Wednesday, January 18, 2017

The Day Draws Near

As if things weren’t scary and serious enough, here comes Friday, January 20, 2017. I’ve recently posted humor pieces, and although I amused myself in the process of writing those posts, it was merely another excuse by me to avoid addressing Donald Trump’s upcoming presidency.  How can it be? That those words can now be strung together? President Donald Trump?  

One of his many faces

I was raised on the 1960s ideology of equal rights and peace. Love flowed, yet there was violence, too, brought about by anger and the desire to draw attention to the many injustices that prevailed. There were the Chicago 8, Black Panthers, Gloria Steinheim, Betty Friedan and the rest of them. And there was me, a micro within the macro of middle-class teen women, who wore ragged jeans and attended local protests and rock concerts. As far as I was concerned, our entire life theme, down to our civics class discussions and our music, was meant to foster racial equality and promote peace in an era where we watched our friends depart for Vietnam where they might die, or return so messed up in the head, they were never the same again. We wanted the country and the world to be better. One of my favorite words has always been “possible.” To this day, I don’t know if I’d be able to go on if I didn’t believe in the meaning of that word. Of course, I guess that depends on what one hopes is possible; surely that point can be argued, and as we have witnessed, there’s plenty of arguing happening these days.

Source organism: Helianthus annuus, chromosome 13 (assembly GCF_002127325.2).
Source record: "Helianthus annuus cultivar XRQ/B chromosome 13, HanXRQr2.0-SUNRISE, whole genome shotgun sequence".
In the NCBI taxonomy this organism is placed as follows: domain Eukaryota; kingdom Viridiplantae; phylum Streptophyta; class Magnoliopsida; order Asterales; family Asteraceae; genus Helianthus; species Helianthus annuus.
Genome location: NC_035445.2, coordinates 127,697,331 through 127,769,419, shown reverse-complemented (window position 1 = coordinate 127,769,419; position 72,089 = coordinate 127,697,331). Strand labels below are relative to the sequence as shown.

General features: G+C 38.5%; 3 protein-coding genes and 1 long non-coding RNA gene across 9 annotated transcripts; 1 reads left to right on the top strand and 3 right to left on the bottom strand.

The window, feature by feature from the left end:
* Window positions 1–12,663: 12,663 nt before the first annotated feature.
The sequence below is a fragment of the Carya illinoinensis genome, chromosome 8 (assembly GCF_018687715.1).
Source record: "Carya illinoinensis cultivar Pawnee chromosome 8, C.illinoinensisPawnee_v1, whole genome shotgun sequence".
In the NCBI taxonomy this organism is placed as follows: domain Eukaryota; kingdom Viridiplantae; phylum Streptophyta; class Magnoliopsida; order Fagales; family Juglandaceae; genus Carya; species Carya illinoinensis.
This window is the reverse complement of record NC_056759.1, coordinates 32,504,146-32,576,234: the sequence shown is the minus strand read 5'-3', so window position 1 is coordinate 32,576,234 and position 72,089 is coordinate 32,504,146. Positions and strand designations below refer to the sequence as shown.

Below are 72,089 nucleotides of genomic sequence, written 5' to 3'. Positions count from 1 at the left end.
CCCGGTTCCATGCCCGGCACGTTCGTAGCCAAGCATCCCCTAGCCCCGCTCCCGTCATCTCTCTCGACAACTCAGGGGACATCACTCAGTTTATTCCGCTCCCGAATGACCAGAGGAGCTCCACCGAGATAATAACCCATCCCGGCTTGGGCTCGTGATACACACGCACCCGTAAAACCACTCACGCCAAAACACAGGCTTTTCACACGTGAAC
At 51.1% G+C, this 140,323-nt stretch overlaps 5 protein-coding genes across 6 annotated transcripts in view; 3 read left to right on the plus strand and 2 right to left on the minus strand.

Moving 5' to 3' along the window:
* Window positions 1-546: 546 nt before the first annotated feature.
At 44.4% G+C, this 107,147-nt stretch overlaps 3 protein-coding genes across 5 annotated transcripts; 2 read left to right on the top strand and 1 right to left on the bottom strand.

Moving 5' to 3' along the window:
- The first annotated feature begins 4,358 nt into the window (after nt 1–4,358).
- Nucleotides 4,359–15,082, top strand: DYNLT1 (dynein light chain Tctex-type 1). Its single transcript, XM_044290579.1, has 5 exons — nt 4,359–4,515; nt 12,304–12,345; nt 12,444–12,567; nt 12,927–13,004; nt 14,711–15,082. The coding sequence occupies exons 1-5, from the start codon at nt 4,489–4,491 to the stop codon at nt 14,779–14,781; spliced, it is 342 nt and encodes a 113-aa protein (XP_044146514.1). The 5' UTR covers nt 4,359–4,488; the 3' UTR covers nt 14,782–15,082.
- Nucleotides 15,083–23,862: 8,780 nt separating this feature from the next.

I’ve commented on right-wing blogs and posts. I followed them because I felt it important to inform myself about what others, who don’t share my political stance, believe. When I comment, I am careful to choose my words so that I respectfully make my point. The kindest response I have received was a condescending “pray for her.” 

I remain polite when I comment, I don’t believe in name-calling, and for that I was labeled passive-aggressive. It’s not like I need to always be right, or to win the conversation, but refuting every single negation of rational, loving, caring philosophies that serve all people, is exhausting. Dang, and I always thought it was so easy to live the golden rule - silly me.

The words, openness and tolerance, seem to have lost their meaning within the context of this particular political conversation to which I refer.  My experience in right-wing arenas, renders the words laughable. How and why did we stop caring about all human beings to the point these folks believe that only people like themselves are the norm, or deserve consideration?  Transsexuals are deemed psychologically unsound.  Black Lives Matter and White Privilege are titles that so many on the right believe negate their own place in the world, and there seems to be no effort to understand why others, who are somehow "different," feel their lives and needs have been ignored and disrespected.  Or perhaps I don’t need to ask how and why we stopped caring. Because, apparently, some of us never cared in the first place.

The issues are more complex than my ability to discuss here, but as the week wanes, and I approach my personal Media Blackout Day, a/k/a Inauguration Day, I offer kindness and condolences to everyone who feels like me, the girl from the 1960s, who still believes in the possible.  


  1. To a girl of the 60s from another girl of the 60s, will be marching this weekend and thinking of you and all the other girls from the 60s and wondering...

  2. Thank you so much Eileen, for putting into words what I feel. I too will have a blackout day on Friday. Love you. Doreen

    1. Thinking of you, too, Doreen. Thanks so much for reading! I hope you are able to do something beautiful, calming and productive tomorrow. I hope to do the same. xo